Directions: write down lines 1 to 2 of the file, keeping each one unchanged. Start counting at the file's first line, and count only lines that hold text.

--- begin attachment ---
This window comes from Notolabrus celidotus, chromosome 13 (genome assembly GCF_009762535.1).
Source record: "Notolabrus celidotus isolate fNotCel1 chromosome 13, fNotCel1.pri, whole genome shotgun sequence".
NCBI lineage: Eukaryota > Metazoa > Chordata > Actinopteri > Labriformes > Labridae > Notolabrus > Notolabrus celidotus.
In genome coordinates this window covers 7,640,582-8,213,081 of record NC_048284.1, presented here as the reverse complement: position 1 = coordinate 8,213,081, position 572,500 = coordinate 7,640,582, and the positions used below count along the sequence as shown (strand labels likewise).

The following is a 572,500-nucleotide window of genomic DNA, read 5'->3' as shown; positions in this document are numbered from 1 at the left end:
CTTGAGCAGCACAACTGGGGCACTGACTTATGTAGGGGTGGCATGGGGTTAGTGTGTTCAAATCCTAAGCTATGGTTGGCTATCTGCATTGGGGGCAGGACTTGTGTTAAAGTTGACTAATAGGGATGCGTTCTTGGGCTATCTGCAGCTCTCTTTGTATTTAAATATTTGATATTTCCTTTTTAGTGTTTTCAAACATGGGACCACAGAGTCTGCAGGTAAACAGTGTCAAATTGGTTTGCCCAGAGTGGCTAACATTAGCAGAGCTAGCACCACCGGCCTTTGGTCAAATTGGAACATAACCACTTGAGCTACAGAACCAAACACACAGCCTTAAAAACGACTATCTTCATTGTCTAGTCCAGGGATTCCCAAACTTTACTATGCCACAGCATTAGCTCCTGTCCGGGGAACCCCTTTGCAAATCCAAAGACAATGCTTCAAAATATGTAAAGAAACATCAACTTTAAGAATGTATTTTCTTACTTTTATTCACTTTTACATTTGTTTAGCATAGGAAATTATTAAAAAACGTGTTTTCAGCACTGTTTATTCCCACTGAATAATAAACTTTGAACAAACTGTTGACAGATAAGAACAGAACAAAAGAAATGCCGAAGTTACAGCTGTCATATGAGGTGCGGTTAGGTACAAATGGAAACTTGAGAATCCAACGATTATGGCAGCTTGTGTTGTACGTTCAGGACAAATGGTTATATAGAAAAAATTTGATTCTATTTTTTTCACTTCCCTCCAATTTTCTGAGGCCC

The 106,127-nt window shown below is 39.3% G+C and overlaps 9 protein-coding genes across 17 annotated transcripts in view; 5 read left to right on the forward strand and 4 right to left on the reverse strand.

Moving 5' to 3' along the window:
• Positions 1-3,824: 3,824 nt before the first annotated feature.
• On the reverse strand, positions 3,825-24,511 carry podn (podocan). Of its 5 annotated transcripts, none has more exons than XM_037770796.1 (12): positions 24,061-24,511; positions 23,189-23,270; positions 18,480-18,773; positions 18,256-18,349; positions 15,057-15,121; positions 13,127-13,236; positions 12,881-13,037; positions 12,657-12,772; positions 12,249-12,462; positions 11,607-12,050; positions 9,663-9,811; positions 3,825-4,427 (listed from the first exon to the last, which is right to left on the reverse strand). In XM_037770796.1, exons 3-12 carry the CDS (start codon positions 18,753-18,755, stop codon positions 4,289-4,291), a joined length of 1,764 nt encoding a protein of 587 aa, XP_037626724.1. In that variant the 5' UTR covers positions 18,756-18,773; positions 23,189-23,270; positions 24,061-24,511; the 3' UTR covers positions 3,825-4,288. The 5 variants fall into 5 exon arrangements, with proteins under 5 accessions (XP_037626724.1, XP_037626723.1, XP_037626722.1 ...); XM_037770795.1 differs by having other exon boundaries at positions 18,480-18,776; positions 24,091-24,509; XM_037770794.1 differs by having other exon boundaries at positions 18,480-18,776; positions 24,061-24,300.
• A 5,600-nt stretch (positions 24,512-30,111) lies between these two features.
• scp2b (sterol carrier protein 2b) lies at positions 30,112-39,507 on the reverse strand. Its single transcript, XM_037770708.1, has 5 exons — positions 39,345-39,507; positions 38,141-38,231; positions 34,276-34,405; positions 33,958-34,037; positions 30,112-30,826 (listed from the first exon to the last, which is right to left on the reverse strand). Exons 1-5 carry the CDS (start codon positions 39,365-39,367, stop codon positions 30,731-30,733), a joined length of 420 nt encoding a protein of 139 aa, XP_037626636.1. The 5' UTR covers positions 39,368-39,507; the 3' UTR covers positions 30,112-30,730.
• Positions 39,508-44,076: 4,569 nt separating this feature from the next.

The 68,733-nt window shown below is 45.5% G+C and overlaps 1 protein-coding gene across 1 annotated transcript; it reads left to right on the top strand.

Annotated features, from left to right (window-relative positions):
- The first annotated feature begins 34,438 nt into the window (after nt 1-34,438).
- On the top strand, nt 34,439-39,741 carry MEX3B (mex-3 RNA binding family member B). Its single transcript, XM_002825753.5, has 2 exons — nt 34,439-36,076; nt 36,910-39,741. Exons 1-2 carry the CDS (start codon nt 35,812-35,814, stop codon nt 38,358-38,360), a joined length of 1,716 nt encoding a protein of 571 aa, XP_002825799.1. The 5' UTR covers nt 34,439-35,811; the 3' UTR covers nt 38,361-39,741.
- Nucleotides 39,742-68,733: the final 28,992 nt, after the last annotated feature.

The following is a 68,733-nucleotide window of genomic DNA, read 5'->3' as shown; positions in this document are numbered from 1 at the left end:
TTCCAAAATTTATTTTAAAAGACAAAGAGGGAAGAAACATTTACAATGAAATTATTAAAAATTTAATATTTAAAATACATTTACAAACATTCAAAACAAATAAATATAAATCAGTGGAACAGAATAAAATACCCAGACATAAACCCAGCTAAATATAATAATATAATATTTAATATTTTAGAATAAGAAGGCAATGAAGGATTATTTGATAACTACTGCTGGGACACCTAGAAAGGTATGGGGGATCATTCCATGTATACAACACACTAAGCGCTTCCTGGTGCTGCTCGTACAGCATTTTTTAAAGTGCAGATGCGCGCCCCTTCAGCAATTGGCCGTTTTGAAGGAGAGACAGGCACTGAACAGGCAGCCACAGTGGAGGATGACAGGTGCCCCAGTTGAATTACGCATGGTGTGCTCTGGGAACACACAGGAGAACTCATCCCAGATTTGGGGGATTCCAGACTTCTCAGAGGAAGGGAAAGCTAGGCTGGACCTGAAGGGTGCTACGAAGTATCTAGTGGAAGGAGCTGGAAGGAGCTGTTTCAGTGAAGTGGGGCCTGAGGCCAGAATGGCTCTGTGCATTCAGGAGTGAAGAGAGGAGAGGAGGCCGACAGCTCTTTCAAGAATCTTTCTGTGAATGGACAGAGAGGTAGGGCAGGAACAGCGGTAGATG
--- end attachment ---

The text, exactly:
This window comes from Notolabrus celidotus, chromosome 13 (genome assembly GCF_009762535.1).
Source record: "Notolabrus celidotus isolate fNotCel1 chromosome 13, fNotCel1.pri, whole genome shotgun sequence".